New technology involving artificial intelligence (AI) such as ChatGPT and Google Bard are at the center of discussions in Canada. But what do Canadians really think of AI, and how many have used this software?
A new Leger survey, released February 23, explores what Canadians and Americans think of artificial intelligence and how familiar they are with using the technology. A sample of 1,539 Canadians and 1,000 Americans over the age of 18 were randomly selected for the survey. The questionnaire consisted of 25 questions, and results were collected between 10 and 12 February.
The survey found that the majority of Canadian respondents (65%) have not used AI software, with 19% saying they only used it in a “personal context”. About 9% said they used AI at work or school. By age, about 44% of those who said they used this software were between the ages of 18 and 34.
This text is a translation of an article from CTV News.
According to the data, Alberta had the highest number of people (30%) ever to use AI, followed by 26% of respondents in Ontario and 24% in Manitoba and Saskatchewan. Overall, 25% of Canadians say they have ever used AI software, compared to 21% of Americans.
Do you trust AI software?
In general, many Canadians do not trust AI to participate in their personal daily lives. When asked if they trust AI to teach children, about 48% of the participants said “not at all”. Additionally, 43% said they don’t trust AI to get them from one place to another without a driver. About 41% of Canadians said they don’t trust AI to help them find a life partner.
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However, when it comes to performing tasks at home or answering questions about a product online, Canadians are more likely to trust AI. About 46% said they trust technology to turn off the music or adjust the thermostat in their home. About 41% said they trust an AI “enough” to answer questions via chat on a website.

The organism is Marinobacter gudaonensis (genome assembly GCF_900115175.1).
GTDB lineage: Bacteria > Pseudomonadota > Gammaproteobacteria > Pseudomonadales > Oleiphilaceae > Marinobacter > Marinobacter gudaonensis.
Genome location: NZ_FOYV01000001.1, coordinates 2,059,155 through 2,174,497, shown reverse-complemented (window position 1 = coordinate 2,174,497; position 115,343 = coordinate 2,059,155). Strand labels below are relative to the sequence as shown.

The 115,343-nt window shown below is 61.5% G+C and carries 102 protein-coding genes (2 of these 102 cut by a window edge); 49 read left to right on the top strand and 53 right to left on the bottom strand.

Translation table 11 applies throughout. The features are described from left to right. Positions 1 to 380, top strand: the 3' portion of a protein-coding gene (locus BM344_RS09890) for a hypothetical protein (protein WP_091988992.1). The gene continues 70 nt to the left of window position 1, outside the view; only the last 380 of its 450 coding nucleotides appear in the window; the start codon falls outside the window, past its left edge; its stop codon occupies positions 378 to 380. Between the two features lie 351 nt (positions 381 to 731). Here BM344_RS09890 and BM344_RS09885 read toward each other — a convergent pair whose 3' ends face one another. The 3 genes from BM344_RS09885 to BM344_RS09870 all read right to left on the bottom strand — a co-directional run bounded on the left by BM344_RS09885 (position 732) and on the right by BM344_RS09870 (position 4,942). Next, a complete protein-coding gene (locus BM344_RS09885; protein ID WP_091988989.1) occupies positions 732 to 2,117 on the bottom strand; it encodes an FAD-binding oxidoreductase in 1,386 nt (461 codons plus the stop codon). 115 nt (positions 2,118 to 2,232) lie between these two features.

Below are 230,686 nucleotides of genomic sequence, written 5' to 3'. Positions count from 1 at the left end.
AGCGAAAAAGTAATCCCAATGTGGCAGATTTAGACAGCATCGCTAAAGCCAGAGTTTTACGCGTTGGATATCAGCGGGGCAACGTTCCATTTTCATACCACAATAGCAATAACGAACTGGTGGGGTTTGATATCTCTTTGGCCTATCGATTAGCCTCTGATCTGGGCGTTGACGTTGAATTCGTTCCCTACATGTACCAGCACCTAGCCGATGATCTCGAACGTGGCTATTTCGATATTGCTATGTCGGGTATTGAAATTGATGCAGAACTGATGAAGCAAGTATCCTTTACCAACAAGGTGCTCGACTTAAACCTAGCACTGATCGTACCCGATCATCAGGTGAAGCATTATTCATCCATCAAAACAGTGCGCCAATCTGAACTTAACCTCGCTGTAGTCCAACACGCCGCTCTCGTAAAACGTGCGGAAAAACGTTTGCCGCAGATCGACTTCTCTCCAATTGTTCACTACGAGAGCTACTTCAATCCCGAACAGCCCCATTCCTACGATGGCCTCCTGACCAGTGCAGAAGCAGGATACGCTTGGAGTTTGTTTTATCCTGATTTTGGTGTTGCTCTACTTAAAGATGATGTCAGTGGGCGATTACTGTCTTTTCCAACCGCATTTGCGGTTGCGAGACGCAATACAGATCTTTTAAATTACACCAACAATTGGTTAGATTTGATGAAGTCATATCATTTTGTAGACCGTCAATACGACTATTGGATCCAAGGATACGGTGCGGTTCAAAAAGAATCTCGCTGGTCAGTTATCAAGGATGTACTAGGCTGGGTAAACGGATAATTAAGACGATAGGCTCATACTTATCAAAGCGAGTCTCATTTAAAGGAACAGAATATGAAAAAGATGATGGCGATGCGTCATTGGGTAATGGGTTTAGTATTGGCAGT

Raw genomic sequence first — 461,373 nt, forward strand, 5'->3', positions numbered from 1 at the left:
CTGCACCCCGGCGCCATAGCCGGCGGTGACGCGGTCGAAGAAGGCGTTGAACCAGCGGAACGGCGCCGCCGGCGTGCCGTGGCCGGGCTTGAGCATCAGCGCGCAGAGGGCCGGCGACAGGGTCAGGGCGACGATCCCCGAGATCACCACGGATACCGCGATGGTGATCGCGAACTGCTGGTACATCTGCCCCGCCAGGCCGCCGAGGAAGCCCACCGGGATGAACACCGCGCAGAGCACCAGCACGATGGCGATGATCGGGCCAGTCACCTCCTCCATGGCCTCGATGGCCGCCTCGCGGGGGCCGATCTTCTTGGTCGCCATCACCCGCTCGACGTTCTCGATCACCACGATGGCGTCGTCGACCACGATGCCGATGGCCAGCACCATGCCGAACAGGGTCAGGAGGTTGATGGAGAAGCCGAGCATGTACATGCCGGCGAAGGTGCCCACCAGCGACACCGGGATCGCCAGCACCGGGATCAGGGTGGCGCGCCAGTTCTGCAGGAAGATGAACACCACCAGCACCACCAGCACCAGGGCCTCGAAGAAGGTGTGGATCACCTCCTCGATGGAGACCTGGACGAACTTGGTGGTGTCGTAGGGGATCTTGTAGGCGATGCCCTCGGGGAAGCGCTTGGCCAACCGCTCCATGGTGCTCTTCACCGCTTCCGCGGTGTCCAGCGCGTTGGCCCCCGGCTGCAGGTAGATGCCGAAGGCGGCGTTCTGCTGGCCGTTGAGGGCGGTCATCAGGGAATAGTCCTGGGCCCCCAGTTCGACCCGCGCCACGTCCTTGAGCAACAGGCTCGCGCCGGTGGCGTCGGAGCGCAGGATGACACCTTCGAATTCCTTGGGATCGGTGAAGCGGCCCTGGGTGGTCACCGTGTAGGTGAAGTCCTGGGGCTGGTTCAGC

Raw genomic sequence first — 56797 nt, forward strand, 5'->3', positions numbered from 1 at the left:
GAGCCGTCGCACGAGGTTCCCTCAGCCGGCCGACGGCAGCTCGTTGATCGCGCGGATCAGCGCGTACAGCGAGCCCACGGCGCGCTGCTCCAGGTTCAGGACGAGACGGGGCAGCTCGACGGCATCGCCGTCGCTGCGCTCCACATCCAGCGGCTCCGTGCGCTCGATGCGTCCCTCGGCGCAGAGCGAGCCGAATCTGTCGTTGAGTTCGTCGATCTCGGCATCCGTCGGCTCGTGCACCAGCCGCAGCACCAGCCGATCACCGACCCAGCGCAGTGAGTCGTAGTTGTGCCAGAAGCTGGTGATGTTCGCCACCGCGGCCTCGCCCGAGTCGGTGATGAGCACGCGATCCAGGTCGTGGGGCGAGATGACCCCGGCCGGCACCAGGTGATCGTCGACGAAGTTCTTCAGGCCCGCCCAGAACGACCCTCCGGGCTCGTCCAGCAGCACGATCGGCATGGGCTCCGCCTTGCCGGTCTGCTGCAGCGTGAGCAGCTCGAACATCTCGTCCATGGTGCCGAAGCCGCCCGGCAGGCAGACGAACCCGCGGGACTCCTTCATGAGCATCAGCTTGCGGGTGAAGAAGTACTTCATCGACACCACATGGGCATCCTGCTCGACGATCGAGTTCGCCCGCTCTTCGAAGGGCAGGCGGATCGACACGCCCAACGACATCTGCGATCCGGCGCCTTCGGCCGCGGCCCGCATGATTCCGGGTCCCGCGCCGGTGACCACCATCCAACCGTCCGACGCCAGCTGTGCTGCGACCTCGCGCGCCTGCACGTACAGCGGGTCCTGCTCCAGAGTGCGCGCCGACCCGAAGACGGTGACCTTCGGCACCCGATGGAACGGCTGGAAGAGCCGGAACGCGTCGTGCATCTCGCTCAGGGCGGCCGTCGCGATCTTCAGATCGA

According to the survey, younger Canadians tend to trust AI more than older Canadians. The reason Canadians may not trust AI is because people think that “AI lacks the emotion/empathy needed to make good decisions.”
About 37% agreed that women cannot make good decisions because of their lack of human feelings. Canadians also stated that they believed AI was vulnerable to fraud or hacking.
Are you familiar with AI tools?
AI can take many forms, such as smart home features or facial recognition sensing technology. According to the survey, the majority of Canadians (41%) are “somewhat familiar” with AI tools for the home, such as robot vacuums.
Canadians were the second most familiar with AI tools for face detection, with 38% saying they are somewhat familiar with it. According to the survey, tools such as ChatGPT and Synthesia, which generate content such as text, images and audio, are the most misunderstood by Canadians. About 43% of the respondents said that they were not aware of these AI tools at all.
Younger Canadians, ages 18 to 34, were more familiar with AI tools than older Canadians over 35. Canadians ages 18-34 were most familiar (65%) with AI tools for the home and least familiar (43%) with AI content creation such as ChatGPT. Older Canadians were the least familiar with AI tools. Between Canada and the United States, Americans are more familiar with all the AI tools, although not as much used by Canadians.
“Do you think artificial intelligence is good for society?”
With some understanding of how AI works and for what it is used, about 36% of Canadians felt that this technology is beneficial to society.
Positive opinion rose to 52% for young Canadians and fell for those 55 and over, to 25%, according to the poll. Residents of Manitoba and Saskatchewan were most likely (39%) to think AI is bad for society, compared to the second highest negative response (31%) from British Columbia respondents.
Compared to the United States, Canadians had a better positive attitude towards AI than Americans, with 36% of Canadian respondents saying the technology is beneficial to society, compared to 32% of Americans.